FROM HARDIN CIRCUIT COURT HONORABLE KEN M. HOWARD, JUDGE
ACTION NO. 15-CR-00625
FOR APPELLANT: Roy A. Durham Frankfort, Kentucky.
FOR APPELLEE: Andy Beshear Attorney General Bryan D. Morrow
Assistant Attorney General Frankfort, Kentucky.
BEFORE: JOHNSON,  JONES, AND KRAMER, JUDGES.
a jury trial in Hardin Circuit Court, the Appellant, Tyrice
Adams, was found guilty of the following offenses: (1)
first-degree fleeing or evading police; (2) operating a motor
vehicle while under the influence of alcohol or other
substance that impairs driving ability; and (3) first-degree
wanton endangerment. The Hardin Circuit Court entered a
judgment of conviction consistent with the jury's verdict
and sentenced Adams to serve a maximum sentence of six years.
Adams now appeals to this Court as a matter of right. He
raises four issues on appeal that he maintains warrant
reversal and remand: 1) the trial court's refusal to
grant a continuance; 2) suppression of his medical records;
3) Officer Smith's testimony concerning the mechanics of
the Chevy Impala Adams was driving at the time of the
incident in question; and 4) a violation of double jeopardy.
The third issue is dispositive, and the first two issues are
unlikely to resurface in the event the Commonwealth retries
Adams. Therefore, we limit are our review to issues three and
four. Having reviewed the record in conjunction with all
applicable legal authority, we vacate the judgement against
Adams and remand this matter to the Hardin Circuit Court.
September 13, 2015, Adams was traveling from Louisville,
Kentucky, to Radcliffe, Kentucky; he was driving a 2004 Chevy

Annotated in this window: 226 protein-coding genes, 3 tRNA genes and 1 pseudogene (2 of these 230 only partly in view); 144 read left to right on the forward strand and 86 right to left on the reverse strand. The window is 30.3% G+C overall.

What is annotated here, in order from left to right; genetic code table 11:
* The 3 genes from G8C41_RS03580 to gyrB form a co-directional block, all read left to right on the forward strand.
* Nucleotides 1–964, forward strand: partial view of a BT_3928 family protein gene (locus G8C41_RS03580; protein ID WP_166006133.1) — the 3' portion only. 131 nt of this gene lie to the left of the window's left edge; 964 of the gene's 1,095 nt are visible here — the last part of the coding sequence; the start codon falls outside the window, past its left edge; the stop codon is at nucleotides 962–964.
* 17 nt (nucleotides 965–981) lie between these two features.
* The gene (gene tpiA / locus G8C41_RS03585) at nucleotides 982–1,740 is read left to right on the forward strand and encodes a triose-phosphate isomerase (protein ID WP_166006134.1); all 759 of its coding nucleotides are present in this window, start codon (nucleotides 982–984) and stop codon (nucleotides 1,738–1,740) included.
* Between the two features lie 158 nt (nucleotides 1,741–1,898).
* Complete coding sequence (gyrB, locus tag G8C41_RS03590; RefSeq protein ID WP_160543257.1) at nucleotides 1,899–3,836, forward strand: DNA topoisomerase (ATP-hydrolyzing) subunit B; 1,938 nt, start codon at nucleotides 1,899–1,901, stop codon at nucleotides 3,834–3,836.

Impala. Once Adams arrived in Radcliffe, he observed and
approached a safety checkpoint, which had been organized by
Radcliffe Police Department Sgt. Brandon Jones. Adams stopped
his vehicle at the checkpoint. Officer Vernie Curl, the Chief
of West Point Police Department, made his way to Adams's
stopped Chevy Impala. Chief Curl requested Adams's
license and registration. At that point, Adams's tires
squealed, and his vehicle left the checkpoint. Officers at
the scene gave chase. They pursued Adams for about a mile.
The pursuit ended when Adams's vehicle crashed into a
the crash, Adams exited his vehicle and fell to the ground.
Adams attempted to get up. But, before he could, he was taken
down by police. Adams became unresponsive, and EMS was
called. Adams was transported by ambulance to Hardin Memorial
Hospital for treatment. Subsequently, Adams was placed under
arrest, charged and indicted with: (1) first-degree fleeing
or evading police; (2) operating a motor vehicle while under
the influence of alcohol or other substance that impairs
driving ability; and (3) first-degree wanton endangerment.
trial commenced on April 20, 2016. At trial, various police
officers, who were present and assisted at the checkpoint,
testified regarding the events of September 13, 2015. Chief
Curl testified that when Adams pulled up to the checkpoint,
Chief Curl approached Adams's driver side window, at
which point Adams hit the gas and drove off. Chief Curl
indicated he returned to his cruiser to give chase, along
with several other police officers.
Jones, who was also present at the scene, testified that he
heard squealing tires approximately twenty to thirty feet
behind him and someone yelling "Hey." Sgt. Jones
explained that he then turned his cruiser around and joined
the pursuit. Sgt. Jones testified that the pursuit "hit
triple digits" and lasted for approximately one mile, at
which point Adams's vehicle crashed into a tree. Sgt.
Jones then witnessed Adams climb out of the driver side
window of his vehicle and fall to the ground. Sgt. Jones
stated that Adams then ran to the front of his vehicle and
into a parking lot. Sgt. Jones stated he pulled into the
parking lot behind Adams, at which point Adams again fell to
the ground. When Adams attempted to get up again, Sgt. Jones
took him to the ground. Sgt. Jones then placed Adams in
handcuffs and asked Officer Clennon Smith to take over the
scene so that he could return to the checkpoint. Sgt. Jones
recalled that Adams was only wearing one shoe.
Smith testified that he was also present at the checkpoint
when he heard tires spinning and someone yell out
"Hey." Officer Smith joined the pursuit for Adams.
Officer Smith stated that he arrived soon after Adams had